Friday, February 5, 2010

Oscar Time

Now that my article has had a little breathing room, I can talk about one of the big news stories in the animation world this week: the 2010 Academy Award nominations. With five nominees in the Best Animated Feature category, five shorts vying for Best Animated Short, and either one or two animated films up for Best Picture - depending on whether you buy Cartoon Brew's argument or James Cameron's - it's a pretty exciting year for animation fans.

In case you haven't heard, here are the nominees for Best Animated Feature Film:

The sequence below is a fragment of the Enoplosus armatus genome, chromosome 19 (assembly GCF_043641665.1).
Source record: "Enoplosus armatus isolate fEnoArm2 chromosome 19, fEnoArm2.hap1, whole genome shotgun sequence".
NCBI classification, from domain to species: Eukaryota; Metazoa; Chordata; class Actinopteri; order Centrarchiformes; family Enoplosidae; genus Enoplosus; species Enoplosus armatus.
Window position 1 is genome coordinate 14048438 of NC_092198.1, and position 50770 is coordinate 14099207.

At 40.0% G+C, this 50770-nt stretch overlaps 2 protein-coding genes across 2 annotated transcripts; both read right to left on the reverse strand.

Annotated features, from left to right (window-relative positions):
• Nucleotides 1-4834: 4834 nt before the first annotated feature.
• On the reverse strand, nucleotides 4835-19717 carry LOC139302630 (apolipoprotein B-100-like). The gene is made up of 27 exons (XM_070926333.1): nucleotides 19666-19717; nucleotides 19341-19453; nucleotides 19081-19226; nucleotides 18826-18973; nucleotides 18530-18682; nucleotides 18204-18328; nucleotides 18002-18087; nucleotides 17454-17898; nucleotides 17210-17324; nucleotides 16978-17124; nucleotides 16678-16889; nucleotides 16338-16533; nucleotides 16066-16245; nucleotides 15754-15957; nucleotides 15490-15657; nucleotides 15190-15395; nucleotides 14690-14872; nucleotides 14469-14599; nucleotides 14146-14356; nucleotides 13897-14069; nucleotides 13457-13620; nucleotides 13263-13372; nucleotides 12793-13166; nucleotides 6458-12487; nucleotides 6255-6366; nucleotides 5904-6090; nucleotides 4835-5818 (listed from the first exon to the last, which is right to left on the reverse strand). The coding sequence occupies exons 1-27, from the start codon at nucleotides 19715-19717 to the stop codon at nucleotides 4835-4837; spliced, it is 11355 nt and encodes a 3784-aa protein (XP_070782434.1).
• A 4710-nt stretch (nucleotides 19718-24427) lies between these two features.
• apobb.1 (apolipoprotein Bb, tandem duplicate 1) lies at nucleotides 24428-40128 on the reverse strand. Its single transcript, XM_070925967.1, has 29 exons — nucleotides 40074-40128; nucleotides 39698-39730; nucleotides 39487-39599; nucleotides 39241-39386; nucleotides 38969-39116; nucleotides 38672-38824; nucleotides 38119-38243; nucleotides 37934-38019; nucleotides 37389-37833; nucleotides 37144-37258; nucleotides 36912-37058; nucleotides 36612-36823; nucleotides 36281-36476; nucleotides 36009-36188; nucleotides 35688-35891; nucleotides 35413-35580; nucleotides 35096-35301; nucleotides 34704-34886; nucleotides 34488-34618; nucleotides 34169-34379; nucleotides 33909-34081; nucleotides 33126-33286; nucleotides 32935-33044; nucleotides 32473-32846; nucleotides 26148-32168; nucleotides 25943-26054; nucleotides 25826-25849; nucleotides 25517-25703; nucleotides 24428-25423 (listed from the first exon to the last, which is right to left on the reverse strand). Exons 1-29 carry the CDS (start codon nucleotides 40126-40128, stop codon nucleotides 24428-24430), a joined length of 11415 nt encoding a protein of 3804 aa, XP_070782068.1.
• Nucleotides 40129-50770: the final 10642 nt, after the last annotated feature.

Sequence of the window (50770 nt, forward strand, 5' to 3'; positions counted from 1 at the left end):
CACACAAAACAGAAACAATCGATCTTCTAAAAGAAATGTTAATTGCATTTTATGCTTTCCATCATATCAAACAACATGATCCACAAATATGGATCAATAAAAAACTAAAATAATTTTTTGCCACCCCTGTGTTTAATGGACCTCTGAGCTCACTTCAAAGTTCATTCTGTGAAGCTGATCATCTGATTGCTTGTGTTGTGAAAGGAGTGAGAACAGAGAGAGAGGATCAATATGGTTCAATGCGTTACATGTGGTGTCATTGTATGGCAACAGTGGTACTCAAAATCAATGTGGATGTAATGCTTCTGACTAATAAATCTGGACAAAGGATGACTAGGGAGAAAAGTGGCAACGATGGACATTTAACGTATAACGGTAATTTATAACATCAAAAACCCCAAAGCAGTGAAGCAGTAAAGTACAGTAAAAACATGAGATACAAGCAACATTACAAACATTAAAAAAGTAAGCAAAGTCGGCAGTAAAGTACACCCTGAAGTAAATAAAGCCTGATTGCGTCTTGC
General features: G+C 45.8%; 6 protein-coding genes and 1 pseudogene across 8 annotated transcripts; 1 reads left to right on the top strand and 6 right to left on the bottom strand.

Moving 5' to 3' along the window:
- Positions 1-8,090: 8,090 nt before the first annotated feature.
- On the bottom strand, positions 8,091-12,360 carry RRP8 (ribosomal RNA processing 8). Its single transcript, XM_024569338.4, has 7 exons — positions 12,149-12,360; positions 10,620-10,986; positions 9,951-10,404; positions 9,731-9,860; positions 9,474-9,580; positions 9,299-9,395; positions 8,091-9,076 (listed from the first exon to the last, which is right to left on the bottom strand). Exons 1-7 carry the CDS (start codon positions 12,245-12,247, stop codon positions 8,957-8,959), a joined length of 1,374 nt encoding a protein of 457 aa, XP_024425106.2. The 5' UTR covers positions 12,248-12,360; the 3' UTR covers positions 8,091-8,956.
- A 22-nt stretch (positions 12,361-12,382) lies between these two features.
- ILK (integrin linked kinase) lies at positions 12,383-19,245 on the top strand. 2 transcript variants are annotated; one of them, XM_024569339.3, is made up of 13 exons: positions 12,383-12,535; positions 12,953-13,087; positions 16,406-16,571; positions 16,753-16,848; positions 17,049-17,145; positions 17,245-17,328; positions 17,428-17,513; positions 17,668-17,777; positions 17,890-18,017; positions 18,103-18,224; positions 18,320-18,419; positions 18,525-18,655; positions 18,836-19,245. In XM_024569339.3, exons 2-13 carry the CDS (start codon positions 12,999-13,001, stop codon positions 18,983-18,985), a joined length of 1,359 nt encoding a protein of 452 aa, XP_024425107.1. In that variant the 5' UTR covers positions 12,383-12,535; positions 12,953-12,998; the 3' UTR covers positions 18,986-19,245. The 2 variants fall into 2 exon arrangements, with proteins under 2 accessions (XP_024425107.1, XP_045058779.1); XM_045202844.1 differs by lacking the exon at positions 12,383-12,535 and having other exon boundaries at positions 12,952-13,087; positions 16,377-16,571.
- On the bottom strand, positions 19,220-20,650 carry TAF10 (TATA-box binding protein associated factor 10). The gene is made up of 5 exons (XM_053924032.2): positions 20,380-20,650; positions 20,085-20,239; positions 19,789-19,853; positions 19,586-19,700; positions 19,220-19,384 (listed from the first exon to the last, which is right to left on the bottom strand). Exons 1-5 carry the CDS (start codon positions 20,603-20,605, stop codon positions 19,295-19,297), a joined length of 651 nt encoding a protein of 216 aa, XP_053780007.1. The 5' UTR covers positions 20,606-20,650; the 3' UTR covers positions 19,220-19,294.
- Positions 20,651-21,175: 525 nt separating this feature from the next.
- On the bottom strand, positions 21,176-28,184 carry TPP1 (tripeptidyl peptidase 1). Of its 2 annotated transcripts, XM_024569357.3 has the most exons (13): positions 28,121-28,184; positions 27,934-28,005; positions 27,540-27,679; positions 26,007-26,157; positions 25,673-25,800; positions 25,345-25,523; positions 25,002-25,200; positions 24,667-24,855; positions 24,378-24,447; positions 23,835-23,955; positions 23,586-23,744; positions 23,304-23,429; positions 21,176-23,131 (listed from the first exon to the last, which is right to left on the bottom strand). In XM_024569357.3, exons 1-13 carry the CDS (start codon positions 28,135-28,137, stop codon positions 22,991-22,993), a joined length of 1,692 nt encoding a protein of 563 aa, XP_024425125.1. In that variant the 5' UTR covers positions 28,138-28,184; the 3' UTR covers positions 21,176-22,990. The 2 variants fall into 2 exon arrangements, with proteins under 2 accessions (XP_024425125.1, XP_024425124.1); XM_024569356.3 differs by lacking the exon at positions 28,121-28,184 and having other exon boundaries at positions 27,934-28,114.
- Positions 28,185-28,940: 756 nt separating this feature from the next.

If you're keeping track, that's two puppet animated films, two hand-drawn, and one computer animated. It makes for a nice reminder to the general public that feature animation isn't just computer animation. The other big news in animated features is that Up is also among the ten nominees for Best Picture. It's a great acknowledgment for a film I really enjoyed, but I don't see it winning the big prize. I don't think the Academy is ready to give their top award to an animated film just yet, which is why you have James Cameron tying himself in knots trying to claim that Avatar is not an animated film. Besides, they can still reward Up by giving it one of the six other awards it's up for, including Best Animated Feature, which I think it has strong chances of winning. I mean, look at it logically. Of all the Best Animated Film nominees, Up is the only one to also be nominated as one of the ten best films of the year, period. It's not a complete lock; Fantastic Mr. Fox has been getting a lot of praise from film critics and could give Up some stiif competition. But I think the Best Picture nomination gives Up a slight edge. For a long time, the Best Animated Short Film category was notable to the general public more for the animated characters who "presented" the award than the nominated films. As studios stopped making shorts - animated or otherwise - the nominees went from films you could see at your local theater to film that you had to seek out at animation festivals. But the short format has had something of a comeback in recent years, with studios like Pixar and DreamWorks creating new shorts to run in front of their animated films. And between DVD and the internet, it's much easer to see the animated shorts that may not be running in the local multiplex. This year, Cartoon Brew has links to all five nominees so you can view them online. The Best Animated Short Film nominees are: My guess for the film that will win is A Matter of Loaf and Death. The Academy has generally been kind to Wallace and Gromit and Aardman. None of the nominated films have visuals that feel all that innovative or unique, so the prize will likely go to the most filmgoer-friendly film with the strongest story. Which films should win Best Animated Feature and Best Animated Short? For now, that's for you to discuss in the comments.

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